• Harman-Kardon HKTS20
Our Verdict 
A conservative listen that seems reasonable right until the moment it becomes slightly uninvolving
Neat and well executed
refined sound
Unwilling or unable to let its hair down when the material demands it
Reviewed on

Up against five-star rivals such as the Canton Movie 125 MX, KEF KHT1505 and Tannoy HTS10, the Harman/Kardon HKTS20 finds itself in a tough place.

As baptisms go, it doesn’t get fierier – but as it has proved many times, Harman/Kardon isn’t one to shrink from a fight. The HKTS20 certainly does everything right when it comes to showroom appeal and spec-box ticking.

It consists of four identical satellite speakers, each with an integrated stand and cable management, with a 13mm dome tweeter and 80mm midrange driver per cabinet.

The centre channel has two midrange drivers and a 19mm tweeter, and all five have the sort of spring clips the Canton has (but, mercifully, much easier to get at).

And unlike the Canton package (or the KEF, for that matter) the HKTS20’s subwoofer has had just as much attention paid to its looks as its partnering speakers.

More after the break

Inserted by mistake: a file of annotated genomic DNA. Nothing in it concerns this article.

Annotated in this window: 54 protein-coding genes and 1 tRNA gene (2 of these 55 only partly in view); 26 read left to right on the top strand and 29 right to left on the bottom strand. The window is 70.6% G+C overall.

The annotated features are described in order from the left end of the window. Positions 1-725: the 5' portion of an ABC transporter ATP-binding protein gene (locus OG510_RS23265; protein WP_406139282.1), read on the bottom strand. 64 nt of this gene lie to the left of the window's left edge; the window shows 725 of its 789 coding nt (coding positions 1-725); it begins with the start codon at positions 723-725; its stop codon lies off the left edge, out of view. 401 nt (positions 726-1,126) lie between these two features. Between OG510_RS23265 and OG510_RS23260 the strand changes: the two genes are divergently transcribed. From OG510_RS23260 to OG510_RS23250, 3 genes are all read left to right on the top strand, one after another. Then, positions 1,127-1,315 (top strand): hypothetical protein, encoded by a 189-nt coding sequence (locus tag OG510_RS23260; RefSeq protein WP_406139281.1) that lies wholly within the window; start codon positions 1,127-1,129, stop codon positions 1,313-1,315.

Like the majority of speaker packages, the Harman/Kardon benefits from an extended period of running in and, duly indulged, its sound is admirable.

Satellites and sub integrate wellThe Dolby TrueHD soundtrack to There Will Be Blood shows the HKTS20 off to good advantage: dialogue is characterful and robust through the centre channel, while all five speakers integrate efficiently with the shiny sub.

Low-frequency stuff is on the cautious side of punchy, but it starts and stops with alacrity and there’s reasonable tonal variation on display too.

The soundstage the HKTS20 generates is respectably large, convincingly focused and easy to follow.

Overall, the H/K plays a sensible game – what it loses in dynamism and perceived excitement, it gains in the sort of ‘safety first’ approach that makes kit-matching less of an issue than with more exuberant rivals.    

Cautious with musicThe same caution is apparent when playing music. Arctic Monkeys’ Suck It And See is a rambunctious recording, but in the H/K’s hands it’s a little neutered – for all its powers of resolution and unhurried way with transients, the HKTS20 saps a little vigour and delivers songs with a degree or two less giddiness than is ideal.

Of course, some listeners might find this preferable to the rabble-rousing some packages are capable of, but we’re not entirely convinced.

There’s real merit in the stance the HKTS20 adopts: it isn’t about to scare the horses and it won’t easily fall out with its partnering kit.

This does mean sacrificing some of the more visceral aspects of movie soundtracks, though – but there are worse compromises you could make.

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